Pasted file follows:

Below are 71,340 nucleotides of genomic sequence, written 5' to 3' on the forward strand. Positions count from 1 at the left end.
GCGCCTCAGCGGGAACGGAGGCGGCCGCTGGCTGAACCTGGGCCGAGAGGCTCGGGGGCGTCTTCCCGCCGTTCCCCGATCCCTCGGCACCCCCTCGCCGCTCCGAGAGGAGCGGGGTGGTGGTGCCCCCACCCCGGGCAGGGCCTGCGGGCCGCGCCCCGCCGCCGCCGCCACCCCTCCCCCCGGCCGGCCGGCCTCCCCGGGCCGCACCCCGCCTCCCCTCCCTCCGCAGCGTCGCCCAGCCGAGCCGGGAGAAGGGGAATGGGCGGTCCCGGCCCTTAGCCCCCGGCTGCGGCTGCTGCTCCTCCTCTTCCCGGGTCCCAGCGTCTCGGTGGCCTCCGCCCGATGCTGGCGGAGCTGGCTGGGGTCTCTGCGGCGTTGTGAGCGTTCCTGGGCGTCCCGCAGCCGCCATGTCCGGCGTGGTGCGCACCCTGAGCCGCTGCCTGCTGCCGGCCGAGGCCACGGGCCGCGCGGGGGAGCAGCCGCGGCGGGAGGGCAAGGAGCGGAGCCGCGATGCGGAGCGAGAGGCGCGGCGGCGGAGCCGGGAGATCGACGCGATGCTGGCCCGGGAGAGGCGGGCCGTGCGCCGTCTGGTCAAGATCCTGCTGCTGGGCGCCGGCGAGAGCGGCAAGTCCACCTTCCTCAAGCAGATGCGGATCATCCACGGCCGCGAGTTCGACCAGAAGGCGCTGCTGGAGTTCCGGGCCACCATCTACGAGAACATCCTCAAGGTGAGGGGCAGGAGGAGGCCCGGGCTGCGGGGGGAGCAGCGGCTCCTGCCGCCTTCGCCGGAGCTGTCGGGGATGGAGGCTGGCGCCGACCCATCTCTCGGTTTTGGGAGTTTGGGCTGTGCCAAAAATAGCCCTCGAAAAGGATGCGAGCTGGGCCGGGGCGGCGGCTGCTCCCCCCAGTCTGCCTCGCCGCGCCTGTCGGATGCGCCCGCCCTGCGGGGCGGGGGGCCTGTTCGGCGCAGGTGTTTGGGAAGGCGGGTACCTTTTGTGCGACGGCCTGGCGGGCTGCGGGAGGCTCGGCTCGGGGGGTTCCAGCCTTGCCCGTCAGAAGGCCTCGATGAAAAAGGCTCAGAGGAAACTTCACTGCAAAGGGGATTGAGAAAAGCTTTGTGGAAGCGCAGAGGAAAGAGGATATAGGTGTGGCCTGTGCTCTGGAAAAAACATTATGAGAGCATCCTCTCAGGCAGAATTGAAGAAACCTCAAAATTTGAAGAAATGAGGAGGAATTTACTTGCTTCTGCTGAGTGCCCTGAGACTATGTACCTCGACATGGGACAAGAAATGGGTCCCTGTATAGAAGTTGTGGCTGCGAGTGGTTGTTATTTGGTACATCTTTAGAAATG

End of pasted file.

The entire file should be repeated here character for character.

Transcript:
Below are 71,340 nucleotides of genomic sequence, written 5' to 3' on the forward strand. Positions count from 1 at the left end.
GCGCCTCAGCGGGAACGGAGGCGGCCGCTGGCTGAACCTGGGCCGAGAGGCTCGGGGGCGTCTTCCCGCCGTTCCCCGATCCCTCGGCACCCCCTCGCCGCTCCGAGAGGAGCGGGGTGGTGGTGCCCCCACCCCGGGCAGGGCCTGCGGGCCGCGCCCCGCCGCCGCCGCCACCCCTCCCCCCGGCCGGCCGGCCTCCCCGGGCCGCACCCCGCCTCCCCTCCCTCCGCAGCGTCGCCCAGCCGAGCCGGGAGAAGGGGAATGGGCGGTCCCGGCCCTTAGCCCCCGGCTGCGGCTGCTGCTCCTCCTCTTCCCGGGTCCCAGCGTCTCGGTGGCCTCCGCCCGATGCTGGCGGAGCTGGCTGGGGTCTCTGCGGCGTTGTGAGCGTTCCTGGGCGTCCCGCAGCCGCCATGTCCGGCGTGGTGCGCACCCTGAGCCGCTGCCTGCTGCCGGCCGAGGCCACGGGCCGCGCGGGGGAGCAGCCGCGGCGGGAGGGCAAGGAGCGGAGCCGCGATGCGGAGCGAGAGGCGCGGCGGCGGAGCCGGGAGATCGACGCGATGCTGGCCCGGGAGAGGCGGGCCGTGCGCCGTCTGGTCAAGATCCTGCTGCTGGGCGCCGGCGAGAGCGGCAAGTCCACCTTCCTCAAGCAGATGCGGATCATCCACGGCCGCGAGTTCGACCAGAAGGCGCTGCTGGAGTTCCGGGCCACCATCTACGAGAACATCCTCAAGGTGAGGGGCAGGAGGAGGCCCGGGCTGCGGGGGGAGCAGCGGCTCCTGCCGCCTTCGCCGGAGCTGTCGGGGATGGAGGCTGGCGCCGACCCATCTCTCGGTTTTGGGAGTTTGGGCTGTGCCAAAAATAGCCCTCGAAAAGGATGCGAGCTGGGCCGGGGCGGCGGCTGCTCCCCCCAGTCTGCCTCGCCGCGCCTGTCGGATGCGCCCGCCCTGCGGGGCGGGGGGCCTGTTCGGCGCAGGTGTTTGGGAAGGCGGGTACCTTTTGTGCGACGGCCTGGCGGGCTGCGGGAGGCTCGGCTCGGGGGGTTCCAGCCTTGCCCGTCAGAAGGCCTCGATGAAAAAGGCTCAGAGGAAACTTCACTGCAAAGGGGATTGAGAAAAGCTTTGTGGAAGCGCAGAGGAAAGAGGATATAGGTGTGGCCTGTGCTCTGGAAAAAACATTATGAGAGCATCCTCTCAGGCAGAATTGAAGAAACCTCAAAATTTGAAGAAATGAGGAGGAATTTACTTGCTTCTGCTGAGTGCCCTGAGACTATGTACCTCGACATGGGACAAGAAATGGGTCCCTGTATAGAAGTTGTGGCTGCGAGTGGTTGTTATTTGGTACATCTTTAGAAATG